The Holy Grail of complete HIV cure still remains elusive, though there’s a glimpse of silver lining in the threatening horizon of this medical ‘death sentence’. In a remarkable feat, doctors in the United States, a team led by an Indian-origin virologist, Dr Deborah Persaud, have cured an infant of HIV which holds out hope for millions suffering from this deadly disease. This is the first documented case of effectively curing a child born with HIV with all such endeavours failing earlier, although a patient did manage to fully recover from this medical malady in 2007, though that involved a different procedure with stem cell transplant from a donor with rare genetic mutation that resists HIV. From a clinical perspective, this means that if an infected baby is put on antiretroviral drugs immediately after delivery, it is possible to prevent or reverse the infection – essentially cure the baby. This is a functional cure of an HIV-infected child which means that the standard tests are negative for the virus, but it is likely that a tiny amount remains in the body. The drugs given to the baby stopped the virus from replicating in short-lived, active immune cells and they also blocked the infection of other, long-lived white blood cells which can harbour HIV for years.The infant is now two and a half, and needs no further medicines for HIV. Until now children infected with HIV were given antiretroviral drugs with the intent to treat them for life The doctors believe that the infant has a normal life expectancy and is unlikely to be infectious to others. The baby has great chances for a long, healthy life and a similar outcome may be expected in many other high-risk babies.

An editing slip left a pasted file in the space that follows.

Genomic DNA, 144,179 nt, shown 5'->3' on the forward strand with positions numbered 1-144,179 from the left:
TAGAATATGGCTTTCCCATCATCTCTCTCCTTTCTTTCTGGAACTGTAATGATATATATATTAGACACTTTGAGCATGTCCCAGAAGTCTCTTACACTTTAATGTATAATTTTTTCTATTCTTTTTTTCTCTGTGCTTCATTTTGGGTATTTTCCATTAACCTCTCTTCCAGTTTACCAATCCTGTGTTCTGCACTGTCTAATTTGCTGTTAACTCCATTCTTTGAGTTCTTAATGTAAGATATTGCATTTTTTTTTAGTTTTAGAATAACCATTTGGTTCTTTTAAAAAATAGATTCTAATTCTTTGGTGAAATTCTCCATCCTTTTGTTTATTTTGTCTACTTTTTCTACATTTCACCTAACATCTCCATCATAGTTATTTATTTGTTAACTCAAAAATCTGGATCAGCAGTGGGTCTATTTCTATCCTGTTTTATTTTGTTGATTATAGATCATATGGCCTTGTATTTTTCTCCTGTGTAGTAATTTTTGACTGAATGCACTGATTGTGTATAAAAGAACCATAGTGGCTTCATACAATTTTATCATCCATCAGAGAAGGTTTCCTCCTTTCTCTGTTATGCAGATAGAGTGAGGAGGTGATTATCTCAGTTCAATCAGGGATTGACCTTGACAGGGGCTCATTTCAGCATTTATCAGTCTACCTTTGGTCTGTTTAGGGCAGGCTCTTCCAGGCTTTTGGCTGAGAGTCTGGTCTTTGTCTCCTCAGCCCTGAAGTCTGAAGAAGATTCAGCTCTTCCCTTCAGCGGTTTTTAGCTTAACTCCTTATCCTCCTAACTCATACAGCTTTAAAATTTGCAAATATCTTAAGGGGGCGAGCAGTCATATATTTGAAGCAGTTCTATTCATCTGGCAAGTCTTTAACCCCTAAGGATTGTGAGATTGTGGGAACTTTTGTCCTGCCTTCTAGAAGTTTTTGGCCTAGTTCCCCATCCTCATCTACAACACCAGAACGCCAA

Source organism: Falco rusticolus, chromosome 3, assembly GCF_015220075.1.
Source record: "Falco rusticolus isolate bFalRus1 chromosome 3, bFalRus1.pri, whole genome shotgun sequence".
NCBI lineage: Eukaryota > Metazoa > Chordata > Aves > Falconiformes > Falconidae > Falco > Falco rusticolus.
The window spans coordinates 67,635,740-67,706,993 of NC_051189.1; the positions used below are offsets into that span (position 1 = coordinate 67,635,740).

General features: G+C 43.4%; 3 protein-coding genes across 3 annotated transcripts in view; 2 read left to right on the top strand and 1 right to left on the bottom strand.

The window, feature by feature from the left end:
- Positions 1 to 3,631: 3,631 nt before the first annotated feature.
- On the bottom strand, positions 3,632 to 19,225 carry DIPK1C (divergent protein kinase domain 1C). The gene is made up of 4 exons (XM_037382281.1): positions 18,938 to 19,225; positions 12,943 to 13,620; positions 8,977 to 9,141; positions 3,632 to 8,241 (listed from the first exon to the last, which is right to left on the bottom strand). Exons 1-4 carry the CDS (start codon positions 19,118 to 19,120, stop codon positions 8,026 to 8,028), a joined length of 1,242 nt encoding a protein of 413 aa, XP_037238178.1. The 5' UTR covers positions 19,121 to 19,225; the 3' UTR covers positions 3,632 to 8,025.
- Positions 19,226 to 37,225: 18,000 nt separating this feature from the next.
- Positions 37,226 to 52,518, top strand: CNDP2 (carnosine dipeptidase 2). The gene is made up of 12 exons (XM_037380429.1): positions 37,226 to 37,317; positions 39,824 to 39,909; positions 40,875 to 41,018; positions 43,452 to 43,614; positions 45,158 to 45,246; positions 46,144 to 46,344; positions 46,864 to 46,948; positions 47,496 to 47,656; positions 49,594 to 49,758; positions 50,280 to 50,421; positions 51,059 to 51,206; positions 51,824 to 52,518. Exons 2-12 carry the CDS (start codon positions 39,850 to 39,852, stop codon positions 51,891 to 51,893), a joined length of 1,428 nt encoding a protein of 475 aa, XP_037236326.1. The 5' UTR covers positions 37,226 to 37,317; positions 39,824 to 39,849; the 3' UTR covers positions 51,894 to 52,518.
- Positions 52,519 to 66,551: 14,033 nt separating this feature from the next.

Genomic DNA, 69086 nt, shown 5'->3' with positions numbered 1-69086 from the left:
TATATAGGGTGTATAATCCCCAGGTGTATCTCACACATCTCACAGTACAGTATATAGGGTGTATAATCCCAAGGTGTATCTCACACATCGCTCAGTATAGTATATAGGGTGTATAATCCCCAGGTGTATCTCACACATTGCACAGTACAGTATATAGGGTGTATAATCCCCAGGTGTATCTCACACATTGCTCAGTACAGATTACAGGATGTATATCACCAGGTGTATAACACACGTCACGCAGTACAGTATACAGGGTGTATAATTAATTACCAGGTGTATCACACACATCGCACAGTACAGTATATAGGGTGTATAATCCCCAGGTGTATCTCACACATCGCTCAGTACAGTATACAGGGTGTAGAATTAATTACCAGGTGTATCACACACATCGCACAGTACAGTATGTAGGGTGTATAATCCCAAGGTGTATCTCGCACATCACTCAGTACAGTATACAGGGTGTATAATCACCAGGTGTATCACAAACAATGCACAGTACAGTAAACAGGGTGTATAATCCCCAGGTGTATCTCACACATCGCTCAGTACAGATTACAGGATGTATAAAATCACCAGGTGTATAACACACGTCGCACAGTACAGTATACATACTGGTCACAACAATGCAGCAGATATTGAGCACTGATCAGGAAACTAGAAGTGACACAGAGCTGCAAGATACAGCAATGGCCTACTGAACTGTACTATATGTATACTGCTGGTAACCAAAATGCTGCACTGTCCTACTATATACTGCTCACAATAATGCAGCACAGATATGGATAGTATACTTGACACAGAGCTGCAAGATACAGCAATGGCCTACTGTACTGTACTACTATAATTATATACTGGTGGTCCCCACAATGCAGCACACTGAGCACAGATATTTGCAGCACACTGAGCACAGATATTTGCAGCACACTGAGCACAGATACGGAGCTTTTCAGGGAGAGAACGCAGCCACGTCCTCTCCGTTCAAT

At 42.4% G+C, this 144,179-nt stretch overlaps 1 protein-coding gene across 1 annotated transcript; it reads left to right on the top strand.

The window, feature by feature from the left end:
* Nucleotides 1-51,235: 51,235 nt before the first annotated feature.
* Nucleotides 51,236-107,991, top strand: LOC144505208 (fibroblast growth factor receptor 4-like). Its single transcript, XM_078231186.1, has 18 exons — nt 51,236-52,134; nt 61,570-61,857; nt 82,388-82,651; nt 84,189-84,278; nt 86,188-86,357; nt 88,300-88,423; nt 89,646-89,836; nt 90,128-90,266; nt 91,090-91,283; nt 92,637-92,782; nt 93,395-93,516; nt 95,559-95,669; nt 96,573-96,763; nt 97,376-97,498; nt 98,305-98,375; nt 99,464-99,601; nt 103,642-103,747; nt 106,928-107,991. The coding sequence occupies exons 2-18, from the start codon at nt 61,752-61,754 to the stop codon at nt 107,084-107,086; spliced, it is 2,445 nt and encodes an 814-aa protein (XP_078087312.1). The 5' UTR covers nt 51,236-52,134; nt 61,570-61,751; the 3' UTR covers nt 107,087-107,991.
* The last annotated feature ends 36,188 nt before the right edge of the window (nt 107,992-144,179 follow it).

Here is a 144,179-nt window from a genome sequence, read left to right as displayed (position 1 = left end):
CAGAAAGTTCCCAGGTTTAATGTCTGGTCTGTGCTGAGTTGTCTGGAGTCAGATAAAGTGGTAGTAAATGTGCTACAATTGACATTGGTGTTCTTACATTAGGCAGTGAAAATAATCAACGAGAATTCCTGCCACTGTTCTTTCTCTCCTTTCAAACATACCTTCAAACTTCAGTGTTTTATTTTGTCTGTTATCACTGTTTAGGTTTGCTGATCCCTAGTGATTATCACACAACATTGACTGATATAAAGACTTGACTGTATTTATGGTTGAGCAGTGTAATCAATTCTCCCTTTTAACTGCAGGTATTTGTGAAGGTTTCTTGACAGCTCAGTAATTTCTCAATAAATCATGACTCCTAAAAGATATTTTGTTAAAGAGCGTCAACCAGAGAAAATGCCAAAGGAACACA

The number of babies born with HIV in developed countries has fallen dramatically with the advent of better drugs and prevention strategies. Typically, women with HIV are given antiretroviral drugs during pregnancy to minimise the amount of virus in their blood. Their newborns go on courses of drugs too, to reduce their risk of infection further. The strategy can stop around 98 per cent of HIV transmission from mother to child. The problem is far more serious in developing countries. India is currently experiencing a concentrated HIV epidemic. The sex workers, injecting drug users, men having sex with men and transgender persons remain most at risk of HIV infections. The current estimate of HIV/AIDS patients is 2.39 million in 2009, with an adult prevalence of 0.31 per cent of the total population in India. However, on a positive note, HIV prevalence has seen a sharp reduction in the last ten years (2.76 million in 2000, with an adult prevalence of 0.41 per cent). In a similar vein, new HIV infections have witnessed a 50 per cent reduction in the last 10 years, from 2.7 lakh in 2000 to 1.2 lakh in 2009. In sub-Saharan Africa, around 387,500 children aged 14 and under were receiving antiretroviral therapy in 2010 and many of these were born with the infection. However, until scientists better understand how they cured this US child, prevention remains the most reliable way to stop babies contracting the virus from infected mothers. Scientists say it will take a lot more research and much more sensitive diagnostics before the hope of eradicating the virus in young children becomes a reality.